Court Rejects Bid to Review ELD Mandate
By the end of this year, all commercial trucks must be equipped with electronic logging devices. This change from paper log books was purportedly enacted to ensure drivers were complying with hours-of-service rules. However, not everyone in the industry looks at the idea favorably.
The Owner-Operator Independent Drivers Association recently appealed to The Supreme Court to overturn the mandate, citing many different issues.
Not only do some in the trucking field believe the mandate constitutes a violation of privacy, but they believe it could lead to drivers being harassed by carriers over driving hours.
The bid was rejected, and the mandate is still scheduled to go into effect on December 18th.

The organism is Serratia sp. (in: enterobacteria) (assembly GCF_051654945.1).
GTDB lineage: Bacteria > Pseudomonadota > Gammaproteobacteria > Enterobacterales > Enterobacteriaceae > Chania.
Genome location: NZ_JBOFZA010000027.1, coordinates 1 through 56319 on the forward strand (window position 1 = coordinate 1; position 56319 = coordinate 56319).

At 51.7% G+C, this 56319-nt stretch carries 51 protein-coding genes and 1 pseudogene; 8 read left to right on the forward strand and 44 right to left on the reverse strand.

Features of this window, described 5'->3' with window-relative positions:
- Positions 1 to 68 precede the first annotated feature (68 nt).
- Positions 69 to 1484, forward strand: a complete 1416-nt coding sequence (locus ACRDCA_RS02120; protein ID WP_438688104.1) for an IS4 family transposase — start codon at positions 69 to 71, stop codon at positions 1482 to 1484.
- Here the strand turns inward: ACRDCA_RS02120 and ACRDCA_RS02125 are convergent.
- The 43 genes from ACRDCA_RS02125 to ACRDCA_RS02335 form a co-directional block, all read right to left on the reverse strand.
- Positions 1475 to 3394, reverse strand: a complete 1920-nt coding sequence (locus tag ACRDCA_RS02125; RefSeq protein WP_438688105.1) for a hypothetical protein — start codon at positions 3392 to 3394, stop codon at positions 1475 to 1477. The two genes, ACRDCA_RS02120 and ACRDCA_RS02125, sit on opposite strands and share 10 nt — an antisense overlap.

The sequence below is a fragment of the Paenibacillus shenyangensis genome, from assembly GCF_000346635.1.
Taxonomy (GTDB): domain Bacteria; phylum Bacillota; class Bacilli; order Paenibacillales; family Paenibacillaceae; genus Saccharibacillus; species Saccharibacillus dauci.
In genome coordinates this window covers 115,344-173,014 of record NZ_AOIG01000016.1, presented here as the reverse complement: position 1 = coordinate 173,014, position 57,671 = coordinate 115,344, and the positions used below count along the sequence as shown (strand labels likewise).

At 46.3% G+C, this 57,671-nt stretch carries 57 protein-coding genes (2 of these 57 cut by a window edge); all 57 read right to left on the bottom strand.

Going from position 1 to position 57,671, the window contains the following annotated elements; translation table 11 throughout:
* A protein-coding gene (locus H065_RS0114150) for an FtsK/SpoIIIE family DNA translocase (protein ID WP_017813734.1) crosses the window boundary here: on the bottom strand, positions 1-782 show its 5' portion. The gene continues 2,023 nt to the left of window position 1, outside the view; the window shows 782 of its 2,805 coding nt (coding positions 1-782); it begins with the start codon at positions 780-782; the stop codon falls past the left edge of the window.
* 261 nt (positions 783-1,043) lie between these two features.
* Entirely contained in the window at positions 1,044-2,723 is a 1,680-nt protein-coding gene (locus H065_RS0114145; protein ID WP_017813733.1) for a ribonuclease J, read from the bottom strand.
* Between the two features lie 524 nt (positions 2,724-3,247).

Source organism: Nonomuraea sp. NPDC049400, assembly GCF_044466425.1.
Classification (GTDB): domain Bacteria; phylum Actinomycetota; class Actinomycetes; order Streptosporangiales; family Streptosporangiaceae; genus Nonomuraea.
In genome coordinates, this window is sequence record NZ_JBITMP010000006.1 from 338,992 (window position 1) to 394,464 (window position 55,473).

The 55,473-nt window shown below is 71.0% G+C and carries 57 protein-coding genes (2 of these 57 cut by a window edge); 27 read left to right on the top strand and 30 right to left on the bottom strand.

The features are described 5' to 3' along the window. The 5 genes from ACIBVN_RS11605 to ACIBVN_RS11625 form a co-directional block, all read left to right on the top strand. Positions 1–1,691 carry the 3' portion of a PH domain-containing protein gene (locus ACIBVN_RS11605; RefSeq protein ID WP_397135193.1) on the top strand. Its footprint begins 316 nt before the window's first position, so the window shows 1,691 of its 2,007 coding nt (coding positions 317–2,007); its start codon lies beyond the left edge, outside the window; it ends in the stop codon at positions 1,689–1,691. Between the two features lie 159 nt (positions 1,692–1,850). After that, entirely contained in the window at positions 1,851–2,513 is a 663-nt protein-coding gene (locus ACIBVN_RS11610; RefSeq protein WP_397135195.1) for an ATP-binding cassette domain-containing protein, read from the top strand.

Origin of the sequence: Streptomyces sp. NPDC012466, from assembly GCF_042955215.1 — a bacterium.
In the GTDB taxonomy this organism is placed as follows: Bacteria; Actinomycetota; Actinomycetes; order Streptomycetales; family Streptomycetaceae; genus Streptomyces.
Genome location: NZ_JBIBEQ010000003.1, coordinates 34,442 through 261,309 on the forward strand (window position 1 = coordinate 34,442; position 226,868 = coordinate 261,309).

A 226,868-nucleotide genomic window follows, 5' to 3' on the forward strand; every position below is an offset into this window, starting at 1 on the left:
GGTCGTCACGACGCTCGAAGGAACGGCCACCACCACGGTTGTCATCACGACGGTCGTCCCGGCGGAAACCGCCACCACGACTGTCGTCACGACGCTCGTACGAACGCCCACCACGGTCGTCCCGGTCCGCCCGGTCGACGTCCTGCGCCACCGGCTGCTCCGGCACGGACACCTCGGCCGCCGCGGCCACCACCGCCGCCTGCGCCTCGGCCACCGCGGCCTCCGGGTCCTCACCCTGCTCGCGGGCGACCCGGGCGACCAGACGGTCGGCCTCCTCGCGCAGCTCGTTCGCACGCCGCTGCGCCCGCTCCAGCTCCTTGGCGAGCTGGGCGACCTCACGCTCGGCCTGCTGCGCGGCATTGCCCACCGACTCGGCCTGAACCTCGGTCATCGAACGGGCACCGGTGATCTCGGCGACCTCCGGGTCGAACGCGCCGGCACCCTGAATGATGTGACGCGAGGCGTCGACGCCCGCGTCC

The main complaint about the ELD mandate is that it is economically motivated. The cost for outfitting commercial vehicles with these devices will be high, and many believe that the move is a prime example of larger organizations using government to impose their ideas on others, keeping competition down in the process.
While many larger carriers have already complied with the mandate, smaller companies and independent drivers are still getting acclimated to the rule. These types of drivers, the kind which OOIDA represents, largely feel the mandate is designed to benefit larger carriers in the field.
Some carriers reported that drivers promised to quit once these changes were made. While some view the mandate as an economic tactic to benefit bigger organizations or a tool to undermine driver privacy, some simply view it as unnecessary.
Drivers who have used paper logs for years may view ELDs as an annoyance, and the long-term effects may be enough to push drivers out of the industry.